Similarly, a boron-silicon phase which is not soluble in oxide etches is formed. This condition and high surface concentration (C requires a further thermal oxidation or drive-in step following the diffusion if standard photoresist technology is to be applicable with lower surface concentrations of dopant. Likewise, special elevated temperature etches are required to re move said boron-silicon phase if an ultimate uniform diffusion is desired. Corrosive attack on the quartztube is to such an extent in most cases as to make the reaction or diffusion tube non-reusable. Open tube diffusion of boron and phosphorus in silicon are normally accomplished and carried out at a relatively low temperature (900-975) and short cycle in order to avoid silicon pitting. Therefore, a subsequent drive-in step is required in a separate furnace if diffusion results comparable to the vacuum capsule are to be obtained.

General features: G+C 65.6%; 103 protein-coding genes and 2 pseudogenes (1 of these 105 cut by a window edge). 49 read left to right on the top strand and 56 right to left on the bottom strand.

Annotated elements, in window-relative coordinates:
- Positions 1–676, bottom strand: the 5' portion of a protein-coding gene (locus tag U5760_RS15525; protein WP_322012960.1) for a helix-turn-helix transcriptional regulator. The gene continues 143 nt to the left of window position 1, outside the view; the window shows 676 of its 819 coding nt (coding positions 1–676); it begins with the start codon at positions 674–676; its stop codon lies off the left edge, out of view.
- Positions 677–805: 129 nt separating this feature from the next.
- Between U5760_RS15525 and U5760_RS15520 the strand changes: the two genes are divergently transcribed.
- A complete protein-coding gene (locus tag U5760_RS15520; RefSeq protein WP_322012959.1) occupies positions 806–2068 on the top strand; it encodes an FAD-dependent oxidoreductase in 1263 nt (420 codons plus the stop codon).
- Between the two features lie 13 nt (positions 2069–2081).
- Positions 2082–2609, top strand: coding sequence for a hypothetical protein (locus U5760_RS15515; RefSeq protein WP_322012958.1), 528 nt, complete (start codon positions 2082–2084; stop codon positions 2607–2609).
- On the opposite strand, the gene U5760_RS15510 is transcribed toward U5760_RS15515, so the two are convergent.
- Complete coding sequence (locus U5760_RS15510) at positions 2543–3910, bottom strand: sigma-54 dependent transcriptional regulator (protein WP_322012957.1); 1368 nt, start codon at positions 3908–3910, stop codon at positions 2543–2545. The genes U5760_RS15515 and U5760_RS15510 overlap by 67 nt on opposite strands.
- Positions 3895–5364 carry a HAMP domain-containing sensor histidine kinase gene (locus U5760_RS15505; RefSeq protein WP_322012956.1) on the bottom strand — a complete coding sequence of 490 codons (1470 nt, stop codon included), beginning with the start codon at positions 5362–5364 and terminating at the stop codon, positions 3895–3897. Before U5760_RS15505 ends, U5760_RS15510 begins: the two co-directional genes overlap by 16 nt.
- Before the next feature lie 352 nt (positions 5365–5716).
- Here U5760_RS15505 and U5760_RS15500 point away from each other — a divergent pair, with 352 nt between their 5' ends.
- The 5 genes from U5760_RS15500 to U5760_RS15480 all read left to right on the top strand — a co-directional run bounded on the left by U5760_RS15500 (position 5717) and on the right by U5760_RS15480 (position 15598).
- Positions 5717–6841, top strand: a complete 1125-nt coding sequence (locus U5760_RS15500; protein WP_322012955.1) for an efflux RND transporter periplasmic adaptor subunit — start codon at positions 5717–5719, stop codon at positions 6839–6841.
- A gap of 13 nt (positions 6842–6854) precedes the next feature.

SUMMARY OF THE INVENTION It is an object of this invention to provide a method for open tube diffusions in silicon whereby variable concentrations of dopant are readily attainable.
A further object is a silicon diffusion method capable of producing uniform variable diffusion concentrations.
A still further object is to provide a silicon diffusion process whereby diffusion is carried outin an open tube at essentially atmospheric pressure.
Another object of the invention is to provide a method whereby subsequent post diffusion thermal oxidation or drive-in steps are unnecessary.